6. Nature of an Appeal – The nature of an appeal and whether it includes resolutions of issues not considered by a lower court

Now an appeal is an invitation to a higher Court to review the decision of a lower Court to find out whether on proper consideration of the facts placed before it and the applicable law, the lower Court arrived at a correct decision. See Oredatin v. Arowolo (1989) 4 NWLR (Pt. 114) 172 at page 211. By the above definition of appeal, an appellate Court has no duty or power to deal with an issue or point on which the Court below it did not make a pronouncement. Per NGWUTA, J.S.C. (Para 43) read in context

7. Address of Counsel – Instances the address of the counsel is not a necessity

The exhibits and oral evidence were received by the trial Court. The trial Court did not need address from Counsel to the parties to decide whether or not a piece of evidence and exhibits admitted should be ascribed probative value, nor are Counsel to the parties entitled to be heard in the evaluation of the evidence before the Court. Per NGWUTA, J.S.C. (Para 45) read in context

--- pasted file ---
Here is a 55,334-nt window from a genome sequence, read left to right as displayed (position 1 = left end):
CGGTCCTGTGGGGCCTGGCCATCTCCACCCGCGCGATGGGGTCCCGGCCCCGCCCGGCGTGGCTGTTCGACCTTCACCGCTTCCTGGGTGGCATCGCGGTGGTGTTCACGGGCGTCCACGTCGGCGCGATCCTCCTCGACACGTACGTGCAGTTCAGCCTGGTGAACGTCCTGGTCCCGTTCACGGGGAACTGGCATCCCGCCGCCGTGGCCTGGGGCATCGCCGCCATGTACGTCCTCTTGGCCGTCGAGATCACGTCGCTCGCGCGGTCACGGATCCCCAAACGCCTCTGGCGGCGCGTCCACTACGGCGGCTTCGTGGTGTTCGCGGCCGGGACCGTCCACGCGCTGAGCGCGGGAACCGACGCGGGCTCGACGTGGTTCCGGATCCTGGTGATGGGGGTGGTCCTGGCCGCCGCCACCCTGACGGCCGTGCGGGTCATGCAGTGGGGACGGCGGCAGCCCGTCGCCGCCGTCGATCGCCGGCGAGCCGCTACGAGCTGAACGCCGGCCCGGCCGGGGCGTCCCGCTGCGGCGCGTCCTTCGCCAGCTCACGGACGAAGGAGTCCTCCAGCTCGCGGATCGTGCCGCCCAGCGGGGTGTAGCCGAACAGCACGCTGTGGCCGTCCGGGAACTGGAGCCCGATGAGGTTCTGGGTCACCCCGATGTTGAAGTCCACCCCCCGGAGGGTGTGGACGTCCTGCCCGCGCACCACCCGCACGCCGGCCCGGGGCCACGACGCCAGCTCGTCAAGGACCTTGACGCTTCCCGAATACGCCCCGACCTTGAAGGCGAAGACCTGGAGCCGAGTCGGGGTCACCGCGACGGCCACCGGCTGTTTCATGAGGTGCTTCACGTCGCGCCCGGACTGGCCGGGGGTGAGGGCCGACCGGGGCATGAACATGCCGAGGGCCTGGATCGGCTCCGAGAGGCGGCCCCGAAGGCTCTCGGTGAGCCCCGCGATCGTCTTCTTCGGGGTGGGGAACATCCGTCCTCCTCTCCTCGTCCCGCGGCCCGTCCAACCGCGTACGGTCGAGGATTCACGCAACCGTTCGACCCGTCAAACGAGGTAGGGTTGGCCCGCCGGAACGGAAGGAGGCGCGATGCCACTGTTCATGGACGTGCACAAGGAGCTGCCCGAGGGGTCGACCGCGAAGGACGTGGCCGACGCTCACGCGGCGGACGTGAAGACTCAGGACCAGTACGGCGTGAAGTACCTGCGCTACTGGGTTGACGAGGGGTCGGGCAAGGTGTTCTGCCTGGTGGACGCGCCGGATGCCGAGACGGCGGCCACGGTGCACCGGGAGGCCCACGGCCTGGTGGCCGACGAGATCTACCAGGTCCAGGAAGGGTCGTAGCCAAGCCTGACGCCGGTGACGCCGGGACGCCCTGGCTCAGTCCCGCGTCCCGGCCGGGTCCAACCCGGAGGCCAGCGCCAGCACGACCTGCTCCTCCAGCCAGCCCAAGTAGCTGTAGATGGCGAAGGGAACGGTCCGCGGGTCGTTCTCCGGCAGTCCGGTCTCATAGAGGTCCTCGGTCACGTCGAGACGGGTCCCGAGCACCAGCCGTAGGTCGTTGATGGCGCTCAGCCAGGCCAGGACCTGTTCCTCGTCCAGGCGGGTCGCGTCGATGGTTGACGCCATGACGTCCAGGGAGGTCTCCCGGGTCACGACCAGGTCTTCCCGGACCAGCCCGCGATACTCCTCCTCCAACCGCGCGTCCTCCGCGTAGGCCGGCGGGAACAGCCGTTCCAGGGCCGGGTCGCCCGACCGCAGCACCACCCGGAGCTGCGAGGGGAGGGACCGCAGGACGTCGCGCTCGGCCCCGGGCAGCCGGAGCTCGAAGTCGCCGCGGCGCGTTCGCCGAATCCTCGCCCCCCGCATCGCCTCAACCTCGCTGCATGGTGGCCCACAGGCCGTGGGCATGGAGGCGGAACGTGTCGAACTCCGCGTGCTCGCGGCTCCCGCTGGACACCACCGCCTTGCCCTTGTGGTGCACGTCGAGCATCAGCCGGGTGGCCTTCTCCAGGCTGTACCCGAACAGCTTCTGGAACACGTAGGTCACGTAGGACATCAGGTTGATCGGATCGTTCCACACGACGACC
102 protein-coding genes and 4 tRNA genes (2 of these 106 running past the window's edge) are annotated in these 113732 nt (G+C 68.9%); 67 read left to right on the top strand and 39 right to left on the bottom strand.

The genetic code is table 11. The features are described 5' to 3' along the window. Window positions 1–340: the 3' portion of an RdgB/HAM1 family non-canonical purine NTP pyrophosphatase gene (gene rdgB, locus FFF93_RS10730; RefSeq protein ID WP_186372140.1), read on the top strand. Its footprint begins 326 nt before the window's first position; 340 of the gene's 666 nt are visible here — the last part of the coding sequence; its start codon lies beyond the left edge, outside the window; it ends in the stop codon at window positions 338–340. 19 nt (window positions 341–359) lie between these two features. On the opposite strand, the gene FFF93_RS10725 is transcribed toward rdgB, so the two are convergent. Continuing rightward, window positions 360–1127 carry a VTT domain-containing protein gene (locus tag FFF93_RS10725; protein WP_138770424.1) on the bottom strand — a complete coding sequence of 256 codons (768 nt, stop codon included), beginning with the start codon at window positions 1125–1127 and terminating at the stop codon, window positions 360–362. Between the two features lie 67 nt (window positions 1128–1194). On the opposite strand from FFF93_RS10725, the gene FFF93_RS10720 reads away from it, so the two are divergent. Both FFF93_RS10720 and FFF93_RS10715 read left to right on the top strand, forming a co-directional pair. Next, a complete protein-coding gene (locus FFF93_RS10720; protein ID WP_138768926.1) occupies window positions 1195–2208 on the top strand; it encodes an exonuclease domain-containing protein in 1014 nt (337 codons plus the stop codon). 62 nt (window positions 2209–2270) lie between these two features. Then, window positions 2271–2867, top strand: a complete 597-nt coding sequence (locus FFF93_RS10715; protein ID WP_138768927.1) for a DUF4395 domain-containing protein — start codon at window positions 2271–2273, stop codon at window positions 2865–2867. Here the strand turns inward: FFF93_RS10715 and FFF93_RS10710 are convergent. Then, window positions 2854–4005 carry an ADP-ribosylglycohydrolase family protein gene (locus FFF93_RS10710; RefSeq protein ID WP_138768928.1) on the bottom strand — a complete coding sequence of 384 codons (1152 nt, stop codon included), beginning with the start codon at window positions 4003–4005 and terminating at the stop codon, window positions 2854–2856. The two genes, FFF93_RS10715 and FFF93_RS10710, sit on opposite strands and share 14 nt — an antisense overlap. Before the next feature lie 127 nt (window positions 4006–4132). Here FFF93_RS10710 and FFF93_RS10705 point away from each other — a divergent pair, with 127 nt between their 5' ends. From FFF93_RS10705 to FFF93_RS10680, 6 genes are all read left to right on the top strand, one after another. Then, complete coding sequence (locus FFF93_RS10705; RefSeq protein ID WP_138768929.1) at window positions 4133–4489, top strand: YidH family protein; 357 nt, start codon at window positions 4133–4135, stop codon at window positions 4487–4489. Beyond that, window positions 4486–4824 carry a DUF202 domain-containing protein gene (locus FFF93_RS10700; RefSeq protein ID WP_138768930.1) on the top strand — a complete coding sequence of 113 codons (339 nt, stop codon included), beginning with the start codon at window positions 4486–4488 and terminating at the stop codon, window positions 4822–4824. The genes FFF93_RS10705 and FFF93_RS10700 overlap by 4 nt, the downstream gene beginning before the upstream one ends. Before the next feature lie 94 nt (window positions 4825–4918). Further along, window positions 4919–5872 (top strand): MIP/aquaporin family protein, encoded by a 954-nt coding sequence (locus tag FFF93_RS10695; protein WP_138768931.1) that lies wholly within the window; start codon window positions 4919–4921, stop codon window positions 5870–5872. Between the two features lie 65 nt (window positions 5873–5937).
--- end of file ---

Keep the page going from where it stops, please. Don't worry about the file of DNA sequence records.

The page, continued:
8. Defence of Alibi – What the defence of alibi entails

Alibi in its Latin origin means “elsewhere.” The defence of alibi postulates that the accused was somewhere other than the locus criminis at the time the offence was committed. It means he was not at the scene at the time of the commission of the crime and could therefore not have committed it or participated in its commission. See Mohammed Chewon v. State (1986) 7 NWLR (Pt.22) 331; Udoebere & Ors v. The State (2001) 88 CRNC 2144 at 2153. Per NGWUTA, J.S.C. (Para 47) read in context

15. Suspicion – Provision of the law on suspicion

Suspicion implies a belief or opinion based upon facts or circumstances which do not amount to legal proof or proof at all. See Ben Okafor v. Police (1965) NMLR 89, 90/91; Adio & Anor v. The State (1986) 2 NWLR 381, 389; Onah v. The State (1985) 3 NWLR 236, 244. Suspicion in its ordinary meaning is a state of conjecture or surmise where proof is lacking. Suspicion arises at or near the starting point of an investigation for the end of obtaining prima facie proof of crime. When such proof has been obtained, the Police case is complete and the matter is taken to Court. See Shasban Bin Itussain v. Chong Jook Kan (1969) 3 All ER 1926 at 1630 per Lord Delvin. Per NGWUTA, J.S.C. (Para 54) read in context

19. Attempt to Commit an Offence – Elements that can establish an attempt to commit an offence